Notice that the definition of a “suffered an on-the-job injury,” does not include a location. A workplace injury can happen anywhere. You could suffer an injury (like carpal tunnel) while typing. You could trip and fall while on a video call. Both of these scenarios could make you eligible for workers’ compensation benefits.

What if I’m Injured While Working from Home?

Many employees know they can seek workers’ compensation if they suffered injuries at work. But when the environment shifts from public to private, the question of workers’ compensation gets fuzzy. Is your employer liable for injuries you suffer at home?

Your home is an environment they can’t control. On top of that, it’s an environment where you perform an immeasurable number of tasks unrelated to work. Still, the courts have found that even when working from home, location and control are irrelevant to workers’ compensation benefits.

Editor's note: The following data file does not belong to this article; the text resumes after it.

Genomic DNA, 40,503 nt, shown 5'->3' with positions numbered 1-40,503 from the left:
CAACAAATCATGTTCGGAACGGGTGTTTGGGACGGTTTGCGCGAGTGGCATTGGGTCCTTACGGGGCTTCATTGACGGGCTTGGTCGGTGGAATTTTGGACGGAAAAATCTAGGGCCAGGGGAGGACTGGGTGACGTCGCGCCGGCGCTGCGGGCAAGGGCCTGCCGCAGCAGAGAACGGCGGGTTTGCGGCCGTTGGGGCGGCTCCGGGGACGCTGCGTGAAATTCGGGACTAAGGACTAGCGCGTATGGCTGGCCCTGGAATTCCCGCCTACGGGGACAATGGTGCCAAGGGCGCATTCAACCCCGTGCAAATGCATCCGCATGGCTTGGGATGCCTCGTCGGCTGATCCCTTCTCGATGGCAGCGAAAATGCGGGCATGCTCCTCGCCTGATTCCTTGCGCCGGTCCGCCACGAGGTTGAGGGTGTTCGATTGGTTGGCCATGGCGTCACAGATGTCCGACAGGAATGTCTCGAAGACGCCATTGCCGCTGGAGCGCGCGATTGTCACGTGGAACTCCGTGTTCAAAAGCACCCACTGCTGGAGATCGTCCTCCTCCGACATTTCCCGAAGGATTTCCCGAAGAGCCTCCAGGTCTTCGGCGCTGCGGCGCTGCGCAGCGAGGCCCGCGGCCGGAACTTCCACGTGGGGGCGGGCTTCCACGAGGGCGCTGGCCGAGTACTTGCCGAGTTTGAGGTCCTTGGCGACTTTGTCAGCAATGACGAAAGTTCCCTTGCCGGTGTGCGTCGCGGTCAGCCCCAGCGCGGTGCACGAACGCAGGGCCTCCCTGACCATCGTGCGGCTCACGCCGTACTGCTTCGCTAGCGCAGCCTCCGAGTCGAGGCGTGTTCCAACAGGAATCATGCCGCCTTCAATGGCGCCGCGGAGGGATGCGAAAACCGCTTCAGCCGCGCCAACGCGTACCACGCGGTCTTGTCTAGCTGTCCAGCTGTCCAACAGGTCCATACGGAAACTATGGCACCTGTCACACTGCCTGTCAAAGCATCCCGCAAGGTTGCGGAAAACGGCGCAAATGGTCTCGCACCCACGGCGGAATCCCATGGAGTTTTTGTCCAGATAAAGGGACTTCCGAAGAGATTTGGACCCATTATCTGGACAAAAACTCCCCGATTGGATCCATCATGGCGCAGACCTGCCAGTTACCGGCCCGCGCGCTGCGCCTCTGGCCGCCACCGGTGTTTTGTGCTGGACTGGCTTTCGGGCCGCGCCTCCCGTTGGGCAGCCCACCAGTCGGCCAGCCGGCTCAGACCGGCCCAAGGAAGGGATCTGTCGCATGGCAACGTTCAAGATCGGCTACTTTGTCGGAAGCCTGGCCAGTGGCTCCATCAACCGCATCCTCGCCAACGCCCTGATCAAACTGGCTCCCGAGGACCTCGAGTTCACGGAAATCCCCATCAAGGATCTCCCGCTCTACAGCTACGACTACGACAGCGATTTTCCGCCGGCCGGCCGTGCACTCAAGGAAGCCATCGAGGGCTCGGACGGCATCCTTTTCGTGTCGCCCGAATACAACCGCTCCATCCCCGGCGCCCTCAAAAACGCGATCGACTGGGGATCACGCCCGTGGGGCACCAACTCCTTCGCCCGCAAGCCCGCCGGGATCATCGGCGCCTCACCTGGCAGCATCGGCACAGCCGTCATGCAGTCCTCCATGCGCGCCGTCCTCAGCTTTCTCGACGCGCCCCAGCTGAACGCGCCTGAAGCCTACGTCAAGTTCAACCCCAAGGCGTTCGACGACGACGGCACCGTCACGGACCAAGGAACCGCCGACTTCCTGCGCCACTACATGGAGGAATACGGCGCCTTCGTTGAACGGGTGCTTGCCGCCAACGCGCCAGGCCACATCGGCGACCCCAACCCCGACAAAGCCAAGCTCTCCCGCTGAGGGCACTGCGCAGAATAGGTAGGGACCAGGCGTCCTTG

As a remote worker, you can seek workers’ compensation benefits if:

  • You suffered an injury.
  • You suffered an injury while performing your job-related tasks.

How Remote Workers Can Determine if They Qualify for Workers’ Compensation 

When evaluating your workers’ compensation claim as a remote employee, the insurer will ask:

Did Your Injury Arise Out of Your Employment?

The words “arise out of” simply mean that your injury occurred because of your job. There must be a causal connection that links the employment to the injury. In other words, some facets of employment contributed to the injury. This may be the nature, conditions, obligations, or incidents related to the job.

For instance, if you were removing a paper jam that occurred while you were printing a work-related document, and the printer fell on your foot, you can receive workers’ compensation benefits. Performing the tasks of your job led to the printer falling and causing your injury.